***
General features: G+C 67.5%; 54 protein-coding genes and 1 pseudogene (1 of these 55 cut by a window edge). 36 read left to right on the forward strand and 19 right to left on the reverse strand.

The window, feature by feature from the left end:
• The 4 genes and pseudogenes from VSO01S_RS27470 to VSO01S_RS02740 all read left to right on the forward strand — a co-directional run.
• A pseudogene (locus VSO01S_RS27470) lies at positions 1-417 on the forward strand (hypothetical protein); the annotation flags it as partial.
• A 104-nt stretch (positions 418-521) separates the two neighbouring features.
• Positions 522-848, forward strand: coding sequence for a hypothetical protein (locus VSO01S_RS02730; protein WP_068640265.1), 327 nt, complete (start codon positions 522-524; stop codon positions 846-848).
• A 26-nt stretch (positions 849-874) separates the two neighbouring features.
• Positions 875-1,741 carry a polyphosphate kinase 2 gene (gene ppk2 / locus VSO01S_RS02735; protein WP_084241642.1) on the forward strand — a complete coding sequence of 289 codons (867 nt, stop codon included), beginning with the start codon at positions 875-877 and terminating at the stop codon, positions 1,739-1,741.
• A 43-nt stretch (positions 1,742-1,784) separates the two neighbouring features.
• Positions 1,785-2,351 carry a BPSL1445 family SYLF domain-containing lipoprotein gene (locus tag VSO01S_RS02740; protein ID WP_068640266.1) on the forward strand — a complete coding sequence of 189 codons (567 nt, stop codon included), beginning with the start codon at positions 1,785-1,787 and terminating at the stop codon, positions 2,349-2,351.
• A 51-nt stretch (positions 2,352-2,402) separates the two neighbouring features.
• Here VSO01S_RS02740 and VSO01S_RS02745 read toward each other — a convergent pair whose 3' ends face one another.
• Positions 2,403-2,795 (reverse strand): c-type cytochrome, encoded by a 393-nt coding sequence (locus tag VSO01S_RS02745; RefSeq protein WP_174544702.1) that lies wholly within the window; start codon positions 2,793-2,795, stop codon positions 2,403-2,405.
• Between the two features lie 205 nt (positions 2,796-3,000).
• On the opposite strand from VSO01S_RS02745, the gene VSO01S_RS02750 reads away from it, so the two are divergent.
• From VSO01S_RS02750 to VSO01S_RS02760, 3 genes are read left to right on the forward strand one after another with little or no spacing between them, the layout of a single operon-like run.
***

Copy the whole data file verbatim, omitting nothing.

General features: G+C 67.5%; 54 protein-coding genes and 1 pseudogene (1 of these 55 cut by a window edge). 36 read left to right on the forward strand and 19 right to left on the reverse strand.

The window, feature by feature from the left end:
• The 4 genes and pseudogenes from VSO01S_RS27470 to VSO01S_RS02740 all read left to right on the forward strand — a co-directional run.
• A pseudogene (locus VSO01S_RS27470) lies at positions 1-417 on the forward strand (hypothetical protein); the annotation flags it as partial.
• A 104-nt stretch (positions 418-521) separates the two neighbouring features.
• Positions 522-848, forward strand: coding sequence for a hypothetical protein (locus VSO01S_RS02730; protein WP_068640265.1), 327 nt, complete (start codon positions 522-524; stop codon positions 846-848).
• A 26-nt stretch (positions 849-874) separates the two neighbouring features.
• Positions 875-1,741 carry a polyphosphate kinase 2 gene (gene ppk2 / locus VSO01S_RS02735; protein WP_084241642.1) on the forward strand — a complete coding sequence of 289 codons (867 nt, stop codon included), beginning with the start codon at positions 875-877 and terminating at the stop codon, positions 1,739-1,741.
• A 43-nt stretch (positions 1,742-1,784) separates the two neighbouring features.
• Positions 1,785-2,351 carry a BPSL1445 family SYLF domain-containing lipoprotein gene (locus tag VSO01S_RS02740; protein ID WP_068640266.1) on the forward strand — a complete coding sequence of 189 codons (567 nt, stop codon included), beginning with the start codon at positions 1,785-1,787 and terminating at the stop codon, positions 2,349-2,351.
• A 51-nt stretch (positions 2,352-2,402) separates the two neighbouring features.
• Here VSO01S_RS02740 and VSO01S_RS02745 read toward each other — a convergent pair whose 3' ends face one another.
• Positions 2,403-2,795 (reverse strand): c-type cytochrome, encoded by a 393-nt coding sequence (locus tag VSO01S_RS02745; RefSeq protein WP_174544702.1) that lies wholly within the window; start codon positions 2,793-2,795, stop codon positions 2,403-2,405.
• Between the two features lie 205 nt (positions 2,796-3,000).
• On the opposite strand from VSO01S_RS02745, the gene VSO01S_RS02750 reads away from it, so the two are divergent.
• From VSO01S_RS02750 to VSO01S_RS02760, 3 genes are read left to right on the forward strand one after another with little or no spacing between them, the layout of a single operon-like run.